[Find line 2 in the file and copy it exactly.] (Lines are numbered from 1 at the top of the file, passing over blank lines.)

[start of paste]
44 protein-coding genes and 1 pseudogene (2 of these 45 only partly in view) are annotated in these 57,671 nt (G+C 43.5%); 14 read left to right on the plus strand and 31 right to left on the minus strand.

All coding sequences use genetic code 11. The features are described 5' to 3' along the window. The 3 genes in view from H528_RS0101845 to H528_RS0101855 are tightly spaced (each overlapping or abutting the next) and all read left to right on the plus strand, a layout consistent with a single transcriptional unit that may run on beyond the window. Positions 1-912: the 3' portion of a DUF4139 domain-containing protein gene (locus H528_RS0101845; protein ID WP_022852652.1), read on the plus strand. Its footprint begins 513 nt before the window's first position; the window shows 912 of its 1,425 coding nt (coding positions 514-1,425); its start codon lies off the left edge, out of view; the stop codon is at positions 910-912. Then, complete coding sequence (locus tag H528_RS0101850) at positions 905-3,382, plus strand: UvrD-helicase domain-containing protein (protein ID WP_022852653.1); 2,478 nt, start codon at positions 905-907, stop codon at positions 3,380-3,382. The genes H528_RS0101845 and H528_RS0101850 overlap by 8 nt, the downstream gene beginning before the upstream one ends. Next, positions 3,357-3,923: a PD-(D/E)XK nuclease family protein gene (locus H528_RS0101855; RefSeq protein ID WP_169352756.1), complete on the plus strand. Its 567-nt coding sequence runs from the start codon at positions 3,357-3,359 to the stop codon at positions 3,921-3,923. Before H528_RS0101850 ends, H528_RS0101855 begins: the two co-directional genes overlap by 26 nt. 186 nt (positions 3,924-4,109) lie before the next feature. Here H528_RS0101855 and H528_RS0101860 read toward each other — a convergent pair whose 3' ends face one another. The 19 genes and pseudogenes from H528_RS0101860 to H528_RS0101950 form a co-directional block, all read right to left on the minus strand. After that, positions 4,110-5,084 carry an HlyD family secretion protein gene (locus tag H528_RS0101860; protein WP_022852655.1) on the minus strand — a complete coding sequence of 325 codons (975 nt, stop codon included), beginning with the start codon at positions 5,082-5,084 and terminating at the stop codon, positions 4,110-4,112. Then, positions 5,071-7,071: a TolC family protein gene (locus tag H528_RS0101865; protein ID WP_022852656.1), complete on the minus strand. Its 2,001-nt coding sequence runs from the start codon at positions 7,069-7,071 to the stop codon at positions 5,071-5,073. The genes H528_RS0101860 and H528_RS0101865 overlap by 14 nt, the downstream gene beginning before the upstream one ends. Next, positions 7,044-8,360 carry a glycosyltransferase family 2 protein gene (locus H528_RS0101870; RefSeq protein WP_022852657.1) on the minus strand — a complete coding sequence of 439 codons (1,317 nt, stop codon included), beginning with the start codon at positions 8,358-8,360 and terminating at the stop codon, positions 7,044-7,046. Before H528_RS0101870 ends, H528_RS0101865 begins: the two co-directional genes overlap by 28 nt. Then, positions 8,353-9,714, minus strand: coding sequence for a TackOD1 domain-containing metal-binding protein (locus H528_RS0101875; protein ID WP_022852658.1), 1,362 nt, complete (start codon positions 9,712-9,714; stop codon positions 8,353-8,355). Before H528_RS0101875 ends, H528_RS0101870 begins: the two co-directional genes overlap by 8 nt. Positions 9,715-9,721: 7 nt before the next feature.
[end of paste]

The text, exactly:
All coding sequences use genetic code 11. The features are described 5' to 3' along the window. The 3 genes in view from H528_RS0101845 to H528_RS0101855 are tightly spaced (each overlapping or abutting the next) and all read left to right on the plus strand, a layout consistent with a single transcriptional unit that may run on beyond the window. Positions 1-912: the 3' portion of a DUF4139 domain-containing protein gene (locus H528_RS0101845; protein ID WP_022852652.1), read on the plus strand. Its footprint begins 513 nt before the window's first position; the window shows 912 of its 1,425 coding nt (coding positions 514-1,425); its start codon lies off the left edge, out of view; the stop codon is at positions 910-912. Then, complete coding sequence (locus tag H528_RS0101850) at positions 905-3,382, plus strand: UvrD-helicase domain-containing protein (protein ID WP_022852653.1); 2,478 nt, start codon at positions 905-907, stop codon at positions 3,380-3,382. The genes H528_RS0101845 and H528_RS0101850 overlap by 8 nt, the downstream gene beginning before the upstream one ends. Next, positions 3,357-3,923: a PD-(D/E)XK nuclease family protein gene (locus H528_RS0101855; RefSeq protein ID WP_169352756.1), complete on the plus strand. Its 567-nt coding sequence runs from the start codon at positions 3,357-3,359 to the stop codon at positions 3,921-3,923. Before H528_RS0101850 ends, H528_RS0101855 begins: the two co-directional genes overlap by 26 nt. 186 nt (positions 3,924-4,109) lie before the next feature. Here H528_RS0101855 and H528_RS0101860 read toward each other — a convergent pair whose 3' ends face one another. The 19 genes and pseudogenes from H528_RS0101860 to H528_RS0101950 form a co-directional block, all read right to left on the minus strand. After that, positions 4,110-5,084 carry an HlyD family secretion protein gene (locus tag H528_RS0101860; protein WP_022852655.1) on the minus strand — a complete coding sequence of 325 codons (975 nt, stop codon included), beginning with the start codon at positions 5,082-5,084 and terminating at the stop codon, positions 4,110-4,112. Then, positions 5,071-7,071: a TolC family protein gene (locus tag H528_RS0101865; protein ID WP_022852656.1), complete on the minus strand. Its 2,001-nt coding sequence runs from the start codon at positions 7,069-7,071 to the stop codon at positions 5,071-5,073. The genes H528_RS0101860 and H528_RS0101865 overlap by 14 nt, the downstream gene beginning before the upstream one ends. Next, positions 7,044-8,360 carry a glycosyltransferase family 2 protein gene (locus H528_RS0101870; RefSeq protein WP_022852657.1) on the minus strand — a complete coding sequence of 439 codons (1,317 nt, stop codon included), beginning with the start codon at positions 8,358-8,360 and terminating at the stop codon, positions 7,044-7,046. Before H528_RS0101870 ends, H528_RS0101865 begins: the two co-directional genes overlap by 28 nt. Then, positions 8,353-9,714, minus strand: coding sequence for a TackOD1 domain-containing metal-binding protein (locus H528_RS0101875; protein ID WP_022852658.1), 1,362 nt, complete (start codon positions 9,712-9,714; stop codon positions 8,353-8,355). Before H528_RS0101875 ends, H528_RS0101870 begins: the two co-directional genes overlap by 8 nt. Positions 9,715-9,721: 7 nt before the next feature.